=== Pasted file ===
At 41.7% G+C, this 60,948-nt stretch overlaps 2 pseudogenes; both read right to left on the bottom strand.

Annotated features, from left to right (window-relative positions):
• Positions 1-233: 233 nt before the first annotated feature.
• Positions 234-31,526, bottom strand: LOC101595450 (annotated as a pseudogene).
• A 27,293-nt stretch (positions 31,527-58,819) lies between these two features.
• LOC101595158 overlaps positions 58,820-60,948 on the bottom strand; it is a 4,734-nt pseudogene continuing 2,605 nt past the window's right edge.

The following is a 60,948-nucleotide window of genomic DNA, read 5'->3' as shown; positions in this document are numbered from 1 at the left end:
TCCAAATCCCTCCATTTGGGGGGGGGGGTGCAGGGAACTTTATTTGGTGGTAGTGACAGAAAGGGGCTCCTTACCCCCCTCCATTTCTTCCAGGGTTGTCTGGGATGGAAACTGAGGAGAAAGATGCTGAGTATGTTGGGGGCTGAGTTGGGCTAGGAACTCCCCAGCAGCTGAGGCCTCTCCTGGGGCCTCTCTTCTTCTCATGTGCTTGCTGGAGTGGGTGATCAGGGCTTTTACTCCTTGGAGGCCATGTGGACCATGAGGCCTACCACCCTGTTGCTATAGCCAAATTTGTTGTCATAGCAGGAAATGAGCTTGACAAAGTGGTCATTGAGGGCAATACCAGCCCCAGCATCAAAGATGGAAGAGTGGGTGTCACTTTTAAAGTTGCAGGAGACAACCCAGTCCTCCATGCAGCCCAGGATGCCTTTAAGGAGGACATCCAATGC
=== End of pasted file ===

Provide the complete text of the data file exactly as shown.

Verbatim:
At 41.7% G+C, this 60,948-nt stretch overlaps 2 pseudogenes; both read right to left on the bottom strand.

Annotated features, from left to right (window-relative positions):
• Positions 1-233: 233 nt before the first annotated feature.
• Positions 234-31,526, bottom strand: LOC101595450 (annotated as a pseudogene).
• A 27,293-nt stretch (positions 31,527-58,819) lies between these two features.
• LOC101595158 overlaps positions 58,820-60,948 on the bottom strand; it is a 4,734-nt pseudogene continuing 2,605 nt past the window's right edge.

The following is a 60,948-nucleotide window of genomic DNA, read 5'->3' as shown; positions in this document are numbered from 1 at the left end:
TCCAAATCCCTCCATTTGGGGGGGGGGGTGCAGGGAACTTTATTTGGTGGTAGTGACAGAAAGGGGCTCCTTACCCCCCTCCATTTCTTCCAGGGTTGTCTGGGATGGAAACTGAGGAGAAAGATGCTGAGTATGTTGGGGGCTGAGTTGGGCTAGGAACTCCCCAGCAGCTGAGGCCTCTCCTGGGGCCTCTCTTCTTCTCATGTGCTTGCTGGAGTGGGTGATCAGGGCTTTTACTCCTTGGAGGCCATGTGGACCATGAGGCCTACCACCCTGTTGCTATAGCCAAATTTGTTGTCATAGCAGGAAATGAGCTTGACAAAGTGGTCATTGAGGGCAATACCAGCCCCAGCATCAAAGATGGAAGAGTGGGTGTCACTTTTAAAGTTGCAGGAGACAACCCAGTCCTCCATGCAGCCCAGGATGCCTTTAAGGAGGACATCCAATGC